The first installation of a revolutionary x-ray analysis system for gold is now open for business at Ausdrill’s MinAnalytical labs in Perth, Australia.
Molten rock samples being poured into samples crucibles

The fire assay is a 500 year old method for gold analysis which is now being challenged by a revolutionary fast new x-ray process


Updated  11 September 2020

Chrysos is now working with manufacturing partner Nutech. The team has installed and commissioned several new PhoyonAssay units with industry clients MinAnalytical, in the Kalgoorlie goldfields in Western Australia, and Kirkland Lake Gold in Forestville, Victoria.

PhotonAssay was today announced as the winner of the prestigious Knowledge Commercialisation Australasia (KCA) Award for Best Research Commercialisation. KCA is the peak body for organisations and individuals associated with knowledge commercialisation and exchange between public sector research organisations and business and government entities.

Gold on the ceiling

Did you know that Australia is the second-highest producer of gold in the world? Gold delivers a whopping $15 billion to our economy each year. Analytical services play an essential role in the gold mining value chain, from exploring for new deposits through to running profitable extraction operations.

Since the Middle Ages, the fire assay has been the gold standard in gold analysis. But thanks to a revolutionary new innovation we developed, this ancient technique may eventually be relegated to history. This radical new system, called photon assay, uses powerful x-rays to bombard rock samples and activate atoms of gold – and other metals – giving off unique atomic signatures which are detected by a highly sensitive detector.

PhotonAssay is a faster, safer and more environmentally-friendly alternative to the conventional fire assay technique for gold analysis. Fully automated, it dramatically reduces the turnaround time on assays from days to minutes, providing critical data to miners on gold grades in near real-time to support operational decisions.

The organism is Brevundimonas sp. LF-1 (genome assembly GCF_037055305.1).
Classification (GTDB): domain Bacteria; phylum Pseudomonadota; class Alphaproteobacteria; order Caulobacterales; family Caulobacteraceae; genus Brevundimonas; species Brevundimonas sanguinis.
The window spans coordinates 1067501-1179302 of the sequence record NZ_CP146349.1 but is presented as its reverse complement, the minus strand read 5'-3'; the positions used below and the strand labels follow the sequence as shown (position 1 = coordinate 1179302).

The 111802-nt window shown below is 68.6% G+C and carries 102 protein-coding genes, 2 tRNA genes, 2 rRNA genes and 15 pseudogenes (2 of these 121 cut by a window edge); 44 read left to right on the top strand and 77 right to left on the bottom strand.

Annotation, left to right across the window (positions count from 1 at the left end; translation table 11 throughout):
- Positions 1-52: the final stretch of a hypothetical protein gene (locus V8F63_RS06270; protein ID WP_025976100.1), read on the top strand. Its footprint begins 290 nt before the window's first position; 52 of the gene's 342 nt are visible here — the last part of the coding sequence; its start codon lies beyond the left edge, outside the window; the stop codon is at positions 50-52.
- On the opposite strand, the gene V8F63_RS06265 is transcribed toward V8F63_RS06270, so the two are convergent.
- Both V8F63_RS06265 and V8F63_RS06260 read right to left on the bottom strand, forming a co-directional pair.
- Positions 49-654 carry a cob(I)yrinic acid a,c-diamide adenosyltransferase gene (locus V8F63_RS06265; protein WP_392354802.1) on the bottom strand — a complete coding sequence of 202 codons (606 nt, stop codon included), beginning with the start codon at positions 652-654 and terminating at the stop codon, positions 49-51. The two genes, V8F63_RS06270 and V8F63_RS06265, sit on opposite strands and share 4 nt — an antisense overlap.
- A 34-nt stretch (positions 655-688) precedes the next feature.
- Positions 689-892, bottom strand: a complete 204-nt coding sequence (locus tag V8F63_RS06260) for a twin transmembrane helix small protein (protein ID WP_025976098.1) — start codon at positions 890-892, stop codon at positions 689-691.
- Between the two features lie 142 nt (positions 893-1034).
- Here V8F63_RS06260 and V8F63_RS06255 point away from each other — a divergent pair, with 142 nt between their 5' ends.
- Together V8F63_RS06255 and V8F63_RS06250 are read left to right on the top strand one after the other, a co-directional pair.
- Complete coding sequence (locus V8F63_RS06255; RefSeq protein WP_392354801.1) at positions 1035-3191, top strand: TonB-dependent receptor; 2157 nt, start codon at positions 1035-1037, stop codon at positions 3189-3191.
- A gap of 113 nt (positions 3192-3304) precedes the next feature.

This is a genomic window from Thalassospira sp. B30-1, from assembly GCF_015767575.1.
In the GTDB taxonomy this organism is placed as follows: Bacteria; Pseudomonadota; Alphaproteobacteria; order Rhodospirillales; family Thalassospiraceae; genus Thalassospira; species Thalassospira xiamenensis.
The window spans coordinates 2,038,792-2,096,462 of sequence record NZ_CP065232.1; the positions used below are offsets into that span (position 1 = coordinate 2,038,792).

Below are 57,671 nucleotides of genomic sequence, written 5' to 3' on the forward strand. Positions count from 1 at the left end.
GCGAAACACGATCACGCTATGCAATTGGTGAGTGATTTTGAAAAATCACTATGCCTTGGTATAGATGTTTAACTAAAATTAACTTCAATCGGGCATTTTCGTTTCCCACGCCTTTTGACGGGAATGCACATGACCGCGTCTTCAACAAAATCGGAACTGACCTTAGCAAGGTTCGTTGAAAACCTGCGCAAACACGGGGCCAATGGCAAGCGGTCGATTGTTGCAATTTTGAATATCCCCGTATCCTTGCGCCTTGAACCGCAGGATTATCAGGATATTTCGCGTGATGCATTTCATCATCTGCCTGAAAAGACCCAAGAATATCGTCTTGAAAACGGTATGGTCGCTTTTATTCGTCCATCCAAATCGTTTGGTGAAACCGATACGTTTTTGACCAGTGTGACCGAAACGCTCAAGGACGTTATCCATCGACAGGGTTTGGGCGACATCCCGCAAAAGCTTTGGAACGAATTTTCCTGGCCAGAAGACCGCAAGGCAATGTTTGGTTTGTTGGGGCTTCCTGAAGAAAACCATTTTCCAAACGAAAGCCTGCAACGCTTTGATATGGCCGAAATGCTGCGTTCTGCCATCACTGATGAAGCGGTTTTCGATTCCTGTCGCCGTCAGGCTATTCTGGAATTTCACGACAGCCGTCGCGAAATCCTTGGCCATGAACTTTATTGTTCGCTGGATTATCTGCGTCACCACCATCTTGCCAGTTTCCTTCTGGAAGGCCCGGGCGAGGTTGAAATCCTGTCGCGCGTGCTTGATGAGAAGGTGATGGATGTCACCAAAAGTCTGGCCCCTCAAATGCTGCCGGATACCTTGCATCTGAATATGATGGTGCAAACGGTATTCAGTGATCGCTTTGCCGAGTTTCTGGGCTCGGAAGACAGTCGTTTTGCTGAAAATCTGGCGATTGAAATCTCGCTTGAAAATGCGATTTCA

New company goes for gold

After recognising the technology’s potential, we partnered with a consortium of investors to create new Australian company, Chrysos Corporation (from the Greek word chrysos meaning gold) in late 2016 to bring it to market. Working with Australia’s largest mining services company, Ausdrill, Chrysos commissioned its first photon assay unit in early 2018.

Chrysos CEO, Dirk Treasure, said the company had a rapid growth plan and were well placed to disrupt the global gold analysis services market, offering near-real time, accurate analysis for the first time.

“We have successfully progressed the photon assay technology from concept through to a deployed product in just 16 months,” Dirk said.

First installation and beyond

The first photon assay system is now operational at Ausdrill’s MinAnalytical facility in Perth. The system is able to analyse at least 50,000 gold samples a month, at a similar cost to conventional methods. While it is currently calibrated to evaluate gold, it can also be applied to a range of other minerals, including silver and copper.

And Ausdrill has further plans to expand its offering. There are plans for two more systems to be established in the Kalgoorlie goldfields in the coming months and longer term plans to take the innovation to Africa.

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  1. Is this the same technique as the Aztec system in the 80’s. They had (if I remember correctly) a 135 kV X-ray tube and with 4-5 Germanium-detectors in parallel reading the Au K-alfa at 69 keV, they achieved a 1 ppm gold detection limit in a 10 minute irradiation which is not enough to measure gold in tailings from a flotation plant. What detection limit can you reach with this system?

  2. “powerful x-rays to bombard” A bit of journalistic licence there. It does not use X-rays but Gamma rays to excite. They are not the same thing

  3. How extraordinarily appropriate that the CEO’s name is Treasure! He/they are onto a wonderful thing with this photon assay, which promises to bring loads of treasure to the investors; I do hope CSIRO is going to get its share of on-going royalties.

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